Neil's Place

October 28, 2003

7:26 PM One more XAML thought

One thing I noted about XAML is that both the code and the XML parts need to be compiled before using them -- although the XAML can be interpreted by Explorer in some means, perhaps by compiling it when needed.

From what I can tell there is no XML at run-time, meaning no DOM-manipulation. You need to use all new APIs to manipulate the UI. Actually, the whole thing works very similar to Mac OS X, which stores UI descriptions in XML which map to classes. Apple doesn't promote this much though as they prefer that people use the visual tools.

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October 27, 2003

6:38 PM Some XAML comments

OK, I took a quick look at XAML to see how it compares to XUL, or anything.

  • It is indeed a XUL-like language for describing user interfaces. Why didn't they just use XUL? Well, you wouldn't expect MS to use something someone else created would you?
  • XAML might be only a codename. Sometimes, the documentation says it's a codename, and XAML always appears in quotes.
  • Only XAML files that don't have code can be displayed directly in IE. I'm not sure why you would have a non-code application. If your application contains code, it must be compiled into an executable. If I'm reading that right, it means that you can't do remote XAML. However, there is this Click-Once thing which appears to work exactly like Mozilla's XPInstall, by allowing one to install an application with one click. You still have to compile and set up all these deployment information, much like how XPInstall uses install.js scripts and RDF manifest files. There is a reference to 'application/xaml+xml' though, (Where's the x- or vnd.? Hello? Microsoft? Standards?) which I think is for non-code apps. It also means you need a compiler to develop with, conveneniently sold by Microsoft. XAML does not support interpreted languages like JavaScript (or JScript).
  • You can run compiled code in a standalone window or in a browser, but you can't do both. Switching requires recompiling.
  • Each 'XAML' tag corresponds to a Class. Attributes on the tags correspond to the fields (properties) of the class. For example, a Button class can be specified with <Button Width="100" FontSize="10">
  • There is no CSS used -- instead specific attributes are used. There is something confusingly called Styles, which appear to be more like CSS classes for sharing appearance with a number of elements. This Styles feature does seem to have the capability to adjust the appearance of inner content, for example the thumbs and slider part of a scrollbar can be adjusted with a block of XML. In fact, some of the examples suggest that the Style features might have some XBL-like content capability, although it looked more confusing.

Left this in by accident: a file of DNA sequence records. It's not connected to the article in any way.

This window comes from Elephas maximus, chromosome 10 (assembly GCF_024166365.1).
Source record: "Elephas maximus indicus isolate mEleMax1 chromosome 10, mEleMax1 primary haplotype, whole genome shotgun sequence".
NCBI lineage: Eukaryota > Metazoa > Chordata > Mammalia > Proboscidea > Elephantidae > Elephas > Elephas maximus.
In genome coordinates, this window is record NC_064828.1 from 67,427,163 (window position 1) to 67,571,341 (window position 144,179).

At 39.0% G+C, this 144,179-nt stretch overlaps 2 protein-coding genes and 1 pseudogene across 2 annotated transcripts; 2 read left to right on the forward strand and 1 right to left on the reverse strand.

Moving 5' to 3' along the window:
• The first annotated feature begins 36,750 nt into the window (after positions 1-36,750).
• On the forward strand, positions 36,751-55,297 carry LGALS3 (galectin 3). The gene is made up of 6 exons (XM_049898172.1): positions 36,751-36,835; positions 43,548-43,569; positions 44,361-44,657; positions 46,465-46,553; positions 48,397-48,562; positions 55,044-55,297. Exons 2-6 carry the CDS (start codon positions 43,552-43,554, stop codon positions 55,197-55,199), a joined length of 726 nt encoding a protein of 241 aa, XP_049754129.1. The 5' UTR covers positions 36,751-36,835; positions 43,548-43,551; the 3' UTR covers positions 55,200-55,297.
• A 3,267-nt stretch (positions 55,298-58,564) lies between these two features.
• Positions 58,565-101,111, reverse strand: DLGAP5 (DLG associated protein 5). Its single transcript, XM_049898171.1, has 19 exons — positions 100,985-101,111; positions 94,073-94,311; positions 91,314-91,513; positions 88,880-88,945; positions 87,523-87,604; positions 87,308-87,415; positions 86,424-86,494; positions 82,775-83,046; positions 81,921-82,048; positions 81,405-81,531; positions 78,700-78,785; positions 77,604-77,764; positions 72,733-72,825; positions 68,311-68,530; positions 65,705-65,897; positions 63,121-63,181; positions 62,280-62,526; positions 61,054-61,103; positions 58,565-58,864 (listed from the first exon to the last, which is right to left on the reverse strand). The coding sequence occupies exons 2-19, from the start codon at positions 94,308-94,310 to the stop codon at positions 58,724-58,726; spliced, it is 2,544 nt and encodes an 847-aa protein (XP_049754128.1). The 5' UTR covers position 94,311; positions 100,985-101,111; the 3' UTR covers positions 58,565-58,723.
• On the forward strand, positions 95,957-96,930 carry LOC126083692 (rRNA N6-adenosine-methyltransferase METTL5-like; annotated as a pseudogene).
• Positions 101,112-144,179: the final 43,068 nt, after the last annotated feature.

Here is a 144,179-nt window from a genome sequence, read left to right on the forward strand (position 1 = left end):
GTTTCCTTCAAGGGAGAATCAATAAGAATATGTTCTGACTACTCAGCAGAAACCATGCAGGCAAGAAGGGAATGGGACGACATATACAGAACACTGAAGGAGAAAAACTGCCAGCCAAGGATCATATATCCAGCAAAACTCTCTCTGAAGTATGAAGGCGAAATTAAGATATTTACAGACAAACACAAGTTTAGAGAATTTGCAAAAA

• There's a databinding feature, kind of like the one IE already has which can bind to XML, SQL and so forth. In XUL, this is done with templates and RDF. In XAML, the data to bind to are even called data sources.
  • There's something which falls into the category of 'Yet another XML vector language which isn't SVG.' It does look very similar though, but my cursory glance and limited knowledge of SVG suggest that it isn't the same. It is called Windows Vector Graphics though. Yes, this is exactly what the world needs. More similar but different vector graphics languages.
  • As far as I can tell, there's no XBL or overlays or anything similar. Custom components can be created in native code (C# or whatever). So, there's isn't anything as cool as Firebird Extensions.
  • The documentation is, like most of the stuff on MSDN, difficult to navigate through. Most of it is vague and more of a reference. There is only a few pages that actually explain how to do something. Because of this, there may be something I'm missing. There may be more interesting features that I missed, but I don't think XAML itself is necessarily all that powerful. In fact, it's really just a mapping between classes and XML.

There's a general overview here.

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5:21 PM XAML Info now available

XAML info is now available. I haven't looked at it yet, but it's rumoured to be similar to XUL. More comments to come soon.

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1:09 PM XUL-related quotes from Hixie

Ian Hickson has some interesting quotes from a recent XUL naming debate between him and, if you've been following XUL, you should know who else.

We stopped working on the XUL spec itself when XUL Planet started documenting XUL in more detail than we had time to do ourselves.


Most of the current XUL work is being done within standards organisations with strict NDA policies. If you are a ISO, W3C, ECMA, or IETF member let me know and I can show you the relevant links... I'm under NDA from one of the above groups, in which XUL is being discussed.

and even:

XUL _is_ in active development, we are currently taking feedback into account and are more carefully defining the XUL box model.

All quotes from here.

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October 26, 2003

XUL Boxes in Safari
Dave Hyatt informs us that Safari now has support for the xul-box layout type

October 25, 2003

7:14 PM Custom XUL Rendering Widgets